Estimate of methane emissions from the U.S. natural gas industry – Kirchgessner et al. (1997) “Global methane emissions from the fossil fuel industries have been poorly quantified and, in many cases, emissions are not well-known even at the country level. Historically, methane emissions from the U.S. gas industry have been based on sparse data, incorrect assumptions, or both. As a result, the estimate of the contribution these emissions make to the global methane inventory could be inaccurate. For this reason the assertion that global warming could be reduced by replacing coal and oil fuels with natural gas could not be defended. A recently completed, multi year study conducted by the U.S. Environmental Protection Agency’s Office of Research and Development and the Gas Research Institute had the objective of determining methane emissions from the U.S. gas industry with an accuracy of t 0.5% of production. The study concluded that, in the 1992 base year, methane emissions from the industry were 314 t 105 Bscf or 6.04 t 2.01 Tg (all conversions to international units are made at 15.56 °C and 101.325 kPa)” David A. Kirchgessner, Robert A. Lott, R. Michael Cowgill, Matthew R. Harrison and Theresa M. Shires, Chemosphere, Volume 35, Issue 6, September 1997, Pages 1365-1390, doi:10.1016/S0045-6535(97)00236-1. [Full text]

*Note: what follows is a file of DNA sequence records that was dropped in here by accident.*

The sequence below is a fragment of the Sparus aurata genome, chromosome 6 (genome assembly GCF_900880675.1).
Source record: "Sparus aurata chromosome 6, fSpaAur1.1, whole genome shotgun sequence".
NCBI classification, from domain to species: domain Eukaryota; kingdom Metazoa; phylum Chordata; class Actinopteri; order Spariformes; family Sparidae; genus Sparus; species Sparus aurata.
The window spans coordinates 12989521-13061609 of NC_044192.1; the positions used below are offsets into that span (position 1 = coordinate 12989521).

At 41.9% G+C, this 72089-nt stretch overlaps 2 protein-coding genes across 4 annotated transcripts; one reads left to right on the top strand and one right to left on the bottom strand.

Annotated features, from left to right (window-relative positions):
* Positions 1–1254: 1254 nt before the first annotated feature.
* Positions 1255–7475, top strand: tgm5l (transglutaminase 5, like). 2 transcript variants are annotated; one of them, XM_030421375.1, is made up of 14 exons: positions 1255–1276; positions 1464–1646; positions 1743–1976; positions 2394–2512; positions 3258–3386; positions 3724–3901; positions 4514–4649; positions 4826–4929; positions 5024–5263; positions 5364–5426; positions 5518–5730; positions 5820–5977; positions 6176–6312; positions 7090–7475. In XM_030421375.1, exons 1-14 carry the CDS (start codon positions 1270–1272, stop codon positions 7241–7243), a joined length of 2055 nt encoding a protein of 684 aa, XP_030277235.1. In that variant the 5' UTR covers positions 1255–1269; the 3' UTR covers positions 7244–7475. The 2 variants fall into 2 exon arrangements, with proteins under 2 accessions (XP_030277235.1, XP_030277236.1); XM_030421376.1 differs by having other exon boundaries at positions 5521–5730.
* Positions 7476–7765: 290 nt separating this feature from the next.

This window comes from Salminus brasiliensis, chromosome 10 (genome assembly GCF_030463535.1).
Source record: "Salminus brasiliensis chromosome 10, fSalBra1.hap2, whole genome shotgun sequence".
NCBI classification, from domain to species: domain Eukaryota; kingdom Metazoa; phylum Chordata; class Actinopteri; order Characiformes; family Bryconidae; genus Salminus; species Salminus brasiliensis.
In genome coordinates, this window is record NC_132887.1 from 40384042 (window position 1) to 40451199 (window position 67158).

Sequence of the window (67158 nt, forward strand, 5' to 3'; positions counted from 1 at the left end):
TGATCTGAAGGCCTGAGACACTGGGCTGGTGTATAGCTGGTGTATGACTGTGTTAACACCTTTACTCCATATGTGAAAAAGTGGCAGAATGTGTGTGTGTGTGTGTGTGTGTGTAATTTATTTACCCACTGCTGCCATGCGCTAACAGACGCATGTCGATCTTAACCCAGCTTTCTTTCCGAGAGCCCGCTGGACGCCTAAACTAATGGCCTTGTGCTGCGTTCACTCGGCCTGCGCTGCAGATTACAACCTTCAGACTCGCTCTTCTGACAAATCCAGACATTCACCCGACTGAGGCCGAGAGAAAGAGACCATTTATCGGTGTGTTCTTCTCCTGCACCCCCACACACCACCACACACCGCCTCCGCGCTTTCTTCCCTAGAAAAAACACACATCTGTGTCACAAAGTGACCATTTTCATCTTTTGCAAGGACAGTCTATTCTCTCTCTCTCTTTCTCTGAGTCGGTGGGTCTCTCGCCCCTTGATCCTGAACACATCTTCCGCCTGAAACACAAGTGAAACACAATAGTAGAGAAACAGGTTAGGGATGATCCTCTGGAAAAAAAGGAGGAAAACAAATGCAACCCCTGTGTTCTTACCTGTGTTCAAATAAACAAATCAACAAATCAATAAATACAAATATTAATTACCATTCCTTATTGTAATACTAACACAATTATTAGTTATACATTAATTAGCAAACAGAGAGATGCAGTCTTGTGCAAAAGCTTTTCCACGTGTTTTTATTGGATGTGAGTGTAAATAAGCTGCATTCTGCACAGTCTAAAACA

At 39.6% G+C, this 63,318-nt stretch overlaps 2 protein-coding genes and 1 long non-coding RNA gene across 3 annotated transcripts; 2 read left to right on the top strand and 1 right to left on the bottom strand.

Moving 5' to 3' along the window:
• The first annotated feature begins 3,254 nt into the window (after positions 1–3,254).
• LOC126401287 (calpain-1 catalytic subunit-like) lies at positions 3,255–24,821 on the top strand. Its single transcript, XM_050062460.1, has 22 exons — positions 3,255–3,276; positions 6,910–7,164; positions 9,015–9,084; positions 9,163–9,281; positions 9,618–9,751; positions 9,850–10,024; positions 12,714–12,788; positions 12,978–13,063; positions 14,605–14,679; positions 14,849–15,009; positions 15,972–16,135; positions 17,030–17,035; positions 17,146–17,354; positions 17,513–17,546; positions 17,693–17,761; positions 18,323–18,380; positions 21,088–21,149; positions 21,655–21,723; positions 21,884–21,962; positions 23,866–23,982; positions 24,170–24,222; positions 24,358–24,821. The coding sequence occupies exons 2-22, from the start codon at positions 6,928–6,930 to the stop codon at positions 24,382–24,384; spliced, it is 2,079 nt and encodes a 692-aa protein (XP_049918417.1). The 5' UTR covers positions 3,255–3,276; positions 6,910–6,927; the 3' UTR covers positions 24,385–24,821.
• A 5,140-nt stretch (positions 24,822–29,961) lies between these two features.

Methane emission measurements in urban areas in Eastern Germany – Shorter et al. (1996) “We have investigated methane emissions from urban sources in the former East Germany using innovative measurement techniques including a mobile real-time methane instrument and tracer release experiments. Anthropogenic and biogenic sources were studied with the emphasis on methane emissions from gas system sources, including urban distribution facilities and a production plant. Methane fluxes from pressure regulating stations ranged from 0.006 to 24. l/min. Emissions from diffuse sources in urban areas were also measured with concentration maps and whole city flux experiments. The area fluxes of the two towns studied were 0.37 and 1.9 g/m2/s. The emissions from individual gas system stations and total town emissions of this study are comparable to results of similar sites examined in the United States.” Joanne H. Shorter, J. Barry Mcmanus, Charles E. Kolb, Eugene J. Allwine, Brian K. Lamb, Byard W. Mosher, Robert C. Harriss, Uwe Partchatka, Horst Fischer and Geoffrey W. Harris, et al., Journal of Atmospheric Chemistry, Volume 24, Number 2, 121-140, DOI: 10.1007/BF00162407. [Full text]